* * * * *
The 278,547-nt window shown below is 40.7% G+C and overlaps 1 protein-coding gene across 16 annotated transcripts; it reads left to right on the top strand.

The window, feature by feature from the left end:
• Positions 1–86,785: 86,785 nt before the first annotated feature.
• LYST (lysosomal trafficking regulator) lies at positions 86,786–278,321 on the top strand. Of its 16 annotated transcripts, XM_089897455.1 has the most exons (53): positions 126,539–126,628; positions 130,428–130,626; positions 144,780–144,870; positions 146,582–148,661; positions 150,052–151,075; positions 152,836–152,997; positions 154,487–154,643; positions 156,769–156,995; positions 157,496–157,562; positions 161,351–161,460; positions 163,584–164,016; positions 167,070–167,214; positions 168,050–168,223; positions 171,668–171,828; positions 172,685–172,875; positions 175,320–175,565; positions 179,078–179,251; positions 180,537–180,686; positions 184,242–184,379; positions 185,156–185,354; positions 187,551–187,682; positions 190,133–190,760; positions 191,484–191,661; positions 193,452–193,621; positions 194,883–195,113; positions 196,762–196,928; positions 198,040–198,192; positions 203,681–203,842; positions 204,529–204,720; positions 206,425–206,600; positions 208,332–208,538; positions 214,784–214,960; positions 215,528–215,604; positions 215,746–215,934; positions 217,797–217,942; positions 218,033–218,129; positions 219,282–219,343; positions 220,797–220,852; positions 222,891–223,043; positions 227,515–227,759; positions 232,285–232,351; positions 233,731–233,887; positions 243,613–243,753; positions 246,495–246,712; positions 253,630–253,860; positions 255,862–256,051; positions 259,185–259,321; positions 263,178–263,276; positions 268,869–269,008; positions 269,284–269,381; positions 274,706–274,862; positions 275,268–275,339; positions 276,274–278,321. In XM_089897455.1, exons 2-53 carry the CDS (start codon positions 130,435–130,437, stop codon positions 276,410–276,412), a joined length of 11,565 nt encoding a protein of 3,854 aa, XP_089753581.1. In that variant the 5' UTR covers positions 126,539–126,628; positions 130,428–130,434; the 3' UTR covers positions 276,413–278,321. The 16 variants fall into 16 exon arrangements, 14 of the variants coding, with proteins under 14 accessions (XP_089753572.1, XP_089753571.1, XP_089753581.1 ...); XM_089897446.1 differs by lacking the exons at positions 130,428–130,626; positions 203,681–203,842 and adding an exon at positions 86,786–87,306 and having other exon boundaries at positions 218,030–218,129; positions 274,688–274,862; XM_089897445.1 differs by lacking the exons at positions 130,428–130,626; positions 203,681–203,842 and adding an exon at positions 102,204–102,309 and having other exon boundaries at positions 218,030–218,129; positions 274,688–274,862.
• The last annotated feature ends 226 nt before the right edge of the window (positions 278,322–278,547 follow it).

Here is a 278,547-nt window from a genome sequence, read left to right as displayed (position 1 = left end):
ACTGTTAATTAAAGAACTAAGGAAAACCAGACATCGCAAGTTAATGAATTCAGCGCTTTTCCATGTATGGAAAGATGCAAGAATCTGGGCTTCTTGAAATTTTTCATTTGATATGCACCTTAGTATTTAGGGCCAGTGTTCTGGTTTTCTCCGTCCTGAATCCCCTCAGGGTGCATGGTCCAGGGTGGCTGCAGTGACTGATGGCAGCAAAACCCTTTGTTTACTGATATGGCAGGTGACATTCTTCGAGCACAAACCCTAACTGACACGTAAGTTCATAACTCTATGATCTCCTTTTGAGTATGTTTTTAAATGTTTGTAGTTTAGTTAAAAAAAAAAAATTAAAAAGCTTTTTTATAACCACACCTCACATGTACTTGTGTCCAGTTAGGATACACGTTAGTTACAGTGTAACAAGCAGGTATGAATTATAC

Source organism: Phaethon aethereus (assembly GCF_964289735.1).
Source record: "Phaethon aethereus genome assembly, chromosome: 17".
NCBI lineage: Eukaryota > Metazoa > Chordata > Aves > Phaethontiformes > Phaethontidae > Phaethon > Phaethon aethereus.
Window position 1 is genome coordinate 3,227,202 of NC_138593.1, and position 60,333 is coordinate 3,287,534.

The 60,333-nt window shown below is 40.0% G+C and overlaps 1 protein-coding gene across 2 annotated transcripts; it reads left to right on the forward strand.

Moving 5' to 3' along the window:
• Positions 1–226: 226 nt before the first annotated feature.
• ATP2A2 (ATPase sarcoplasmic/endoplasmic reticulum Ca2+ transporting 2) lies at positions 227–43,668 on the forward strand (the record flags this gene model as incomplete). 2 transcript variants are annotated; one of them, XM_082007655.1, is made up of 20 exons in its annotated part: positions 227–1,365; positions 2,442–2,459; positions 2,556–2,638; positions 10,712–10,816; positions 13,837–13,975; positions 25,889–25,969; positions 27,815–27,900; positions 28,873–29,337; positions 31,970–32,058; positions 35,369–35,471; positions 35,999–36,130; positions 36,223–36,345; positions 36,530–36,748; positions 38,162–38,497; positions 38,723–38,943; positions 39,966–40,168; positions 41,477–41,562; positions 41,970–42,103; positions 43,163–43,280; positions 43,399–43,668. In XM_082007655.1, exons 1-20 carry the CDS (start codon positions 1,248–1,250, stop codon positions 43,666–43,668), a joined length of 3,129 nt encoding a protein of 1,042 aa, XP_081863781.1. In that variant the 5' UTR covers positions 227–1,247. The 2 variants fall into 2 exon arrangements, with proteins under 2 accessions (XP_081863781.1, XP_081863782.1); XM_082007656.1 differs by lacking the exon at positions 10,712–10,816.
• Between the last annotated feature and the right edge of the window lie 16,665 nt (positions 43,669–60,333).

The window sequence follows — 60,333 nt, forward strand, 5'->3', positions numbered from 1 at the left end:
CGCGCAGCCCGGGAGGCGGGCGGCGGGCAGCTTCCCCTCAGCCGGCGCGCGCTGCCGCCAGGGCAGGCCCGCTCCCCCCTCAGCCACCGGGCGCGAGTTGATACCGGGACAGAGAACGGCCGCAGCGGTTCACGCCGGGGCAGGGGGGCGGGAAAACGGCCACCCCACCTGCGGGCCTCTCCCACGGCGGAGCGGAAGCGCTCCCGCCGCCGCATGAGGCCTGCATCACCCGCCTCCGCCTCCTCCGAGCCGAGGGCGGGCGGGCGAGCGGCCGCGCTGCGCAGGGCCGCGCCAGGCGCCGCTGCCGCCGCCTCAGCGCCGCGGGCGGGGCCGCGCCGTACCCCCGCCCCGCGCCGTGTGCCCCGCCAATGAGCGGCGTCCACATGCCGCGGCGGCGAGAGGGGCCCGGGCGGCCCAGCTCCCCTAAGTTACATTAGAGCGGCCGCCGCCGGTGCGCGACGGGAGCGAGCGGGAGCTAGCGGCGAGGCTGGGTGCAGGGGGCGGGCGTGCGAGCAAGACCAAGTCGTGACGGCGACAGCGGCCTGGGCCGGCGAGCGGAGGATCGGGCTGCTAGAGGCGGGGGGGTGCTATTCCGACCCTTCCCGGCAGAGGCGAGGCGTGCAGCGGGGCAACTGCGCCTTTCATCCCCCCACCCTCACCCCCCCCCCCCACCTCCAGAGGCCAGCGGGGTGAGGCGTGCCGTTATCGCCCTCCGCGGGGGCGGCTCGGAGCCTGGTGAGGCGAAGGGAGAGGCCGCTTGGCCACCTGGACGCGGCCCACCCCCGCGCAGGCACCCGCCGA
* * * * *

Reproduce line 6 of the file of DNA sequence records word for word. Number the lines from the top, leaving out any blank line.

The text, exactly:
Here is a 278,547-nt window from a genome sequence, read left to right as displayed (position 1 = left end):